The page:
When the world’s second biggest “Big Oil” company, Royal Dutch Shell, announced the purchase of German battery maker Sonnen last month, the talk from inside the company was that Shell is preparing for a significant and rapid shift to electric – perhaps within a decade.
Such forecasts, including by those like Stanford University futurist Tony Seba, are generally downplayed, by incumbents whose business models will be destroyed by the scale and speed of such a transition, by the nay-sayers still clinging to last century technologies, and by the regulators and policy makers who know they have already been left behind.
But Shell has all but confirmed that this scenario is exactly what they are planning for. By the early 2030s, it says, it expects to be the biggest power company in the world, as just about everything – including transport and heating – turns electric.
Shell’s acquisition of Sonnen is part of a $US2 billion a year spending budget on new technologies that it will use to “test its theory”.
Once that happens, the investment rate will be doubled and then ramped up even further as it shifts its focus from dominance of the transport fuels industry to dominance of the electric power industry – and leaps from one trillion dollar industry to another.
It is a phenomenal shift, and a repeated warning that the current transition will accelerate and be mighty disruptive, rather than controlled and linear.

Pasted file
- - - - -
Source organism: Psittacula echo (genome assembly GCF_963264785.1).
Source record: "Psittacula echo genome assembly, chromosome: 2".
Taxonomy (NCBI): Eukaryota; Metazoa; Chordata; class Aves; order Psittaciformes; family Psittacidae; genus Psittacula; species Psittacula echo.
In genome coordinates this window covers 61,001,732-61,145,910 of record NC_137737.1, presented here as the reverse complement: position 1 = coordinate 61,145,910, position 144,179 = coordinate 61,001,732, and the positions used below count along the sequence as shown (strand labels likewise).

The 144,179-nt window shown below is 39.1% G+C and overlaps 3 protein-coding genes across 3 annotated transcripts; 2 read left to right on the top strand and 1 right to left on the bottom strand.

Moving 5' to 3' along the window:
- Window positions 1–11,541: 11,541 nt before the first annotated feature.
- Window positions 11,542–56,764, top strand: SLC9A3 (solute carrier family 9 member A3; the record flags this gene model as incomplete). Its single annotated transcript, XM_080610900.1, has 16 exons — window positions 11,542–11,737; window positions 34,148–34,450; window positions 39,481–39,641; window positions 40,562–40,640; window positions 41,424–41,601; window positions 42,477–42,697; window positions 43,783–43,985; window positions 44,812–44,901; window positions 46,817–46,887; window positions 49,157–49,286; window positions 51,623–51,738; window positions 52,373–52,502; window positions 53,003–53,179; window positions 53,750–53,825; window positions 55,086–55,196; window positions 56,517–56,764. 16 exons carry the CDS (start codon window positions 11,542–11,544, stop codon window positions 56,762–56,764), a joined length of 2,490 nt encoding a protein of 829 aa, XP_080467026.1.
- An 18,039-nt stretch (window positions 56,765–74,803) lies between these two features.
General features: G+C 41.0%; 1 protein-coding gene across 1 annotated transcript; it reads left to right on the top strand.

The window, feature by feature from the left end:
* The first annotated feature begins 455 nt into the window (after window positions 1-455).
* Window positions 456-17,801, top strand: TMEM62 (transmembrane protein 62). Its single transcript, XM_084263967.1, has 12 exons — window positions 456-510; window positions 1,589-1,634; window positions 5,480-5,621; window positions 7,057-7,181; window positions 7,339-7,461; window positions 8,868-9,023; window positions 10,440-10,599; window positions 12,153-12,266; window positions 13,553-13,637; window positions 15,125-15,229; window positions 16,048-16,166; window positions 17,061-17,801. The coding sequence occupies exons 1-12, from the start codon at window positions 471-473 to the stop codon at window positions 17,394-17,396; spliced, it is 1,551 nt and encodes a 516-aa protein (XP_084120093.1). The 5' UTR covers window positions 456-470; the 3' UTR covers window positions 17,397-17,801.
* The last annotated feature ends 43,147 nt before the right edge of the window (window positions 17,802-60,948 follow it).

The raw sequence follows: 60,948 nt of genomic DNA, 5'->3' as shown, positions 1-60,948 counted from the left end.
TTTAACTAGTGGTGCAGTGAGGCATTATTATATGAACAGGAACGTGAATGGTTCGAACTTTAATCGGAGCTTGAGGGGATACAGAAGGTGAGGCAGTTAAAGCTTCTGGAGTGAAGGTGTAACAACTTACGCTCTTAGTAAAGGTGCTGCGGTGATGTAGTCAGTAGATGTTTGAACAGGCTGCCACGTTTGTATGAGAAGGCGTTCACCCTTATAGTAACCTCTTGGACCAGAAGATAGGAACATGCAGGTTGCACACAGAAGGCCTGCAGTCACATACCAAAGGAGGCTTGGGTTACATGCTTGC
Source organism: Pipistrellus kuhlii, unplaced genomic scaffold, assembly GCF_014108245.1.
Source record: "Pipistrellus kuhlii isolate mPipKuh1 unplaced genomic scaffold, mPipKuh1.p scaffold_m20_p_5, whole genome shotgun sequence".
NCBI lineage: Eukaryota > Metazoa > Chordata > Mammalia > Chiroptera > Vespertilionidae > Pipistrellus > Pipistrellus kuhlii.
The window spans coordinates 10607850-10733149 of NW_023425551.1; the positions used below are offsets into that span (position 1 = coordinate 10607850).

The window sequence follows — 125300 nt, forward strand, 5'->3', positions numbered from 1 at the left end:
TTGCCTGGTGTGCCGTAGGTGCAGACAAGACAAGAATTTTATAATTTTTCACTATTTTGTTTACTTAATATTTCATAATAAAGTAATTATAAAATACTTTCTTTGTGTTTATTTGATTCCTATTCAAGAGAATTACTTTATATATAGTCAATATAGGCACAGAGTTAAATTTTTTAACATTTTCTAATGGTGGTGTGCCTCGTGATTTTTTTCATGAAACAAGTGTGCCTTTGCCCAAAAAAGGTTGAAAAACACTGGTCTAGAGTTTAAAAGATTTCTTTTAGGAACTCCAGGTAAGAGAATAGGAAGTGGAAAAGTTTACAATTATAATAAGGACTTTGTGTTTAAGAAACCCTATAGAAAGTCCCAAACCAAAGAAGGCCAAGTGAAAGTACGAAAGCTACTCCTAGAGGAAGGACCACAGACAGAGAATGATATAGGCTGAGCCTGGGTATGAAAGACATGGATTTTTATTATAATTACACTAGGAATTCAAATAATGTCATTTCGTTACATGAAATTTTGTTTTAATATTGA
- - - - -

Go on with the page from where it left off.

Shell has also bought into home energy management and electric vehicle charging companies, along with a range of wind, including offshore wind technologies, solar, hydrogen and other storage investments.
And by scale, he means scale. By the early 2030s, Wetselaar says, Shell expects to be the biggest electric power company in the world, generating returns of between 8 per cent and 12 per cent, and hopefully at the highest end.
“Electrification is the biggest trend in energy … it is by far the easiest way to decarbonise energy usage,” he says. And customers are on board, particularly in Australia, the US and Europe, where he says consumers want batteries, solar panels and the ability to charge cars.
“There are companies and individuals who want to go green, who don’t need a law to force them to.”
And they will be careful who they seek such services from.
“We don’t think that customers will want to buy that clean energy from people who don’t generate it. They will want to see the real source of it, rather than someone who buys it on the open market.”
Shell says the company has no interest in transmission, or in coal or nuclear, and will focus on wind, solar, hydrogen, battery and other forms of storage, and gas, which it obviously has lots of.
Shell says it is not just a matter of hardware – solar panels and wind turbines – but also software. And given the company’s experience in demand response (it is the biggest provider in Texas), and its other purchases, it expects to be able to make better returns than the industry has so far.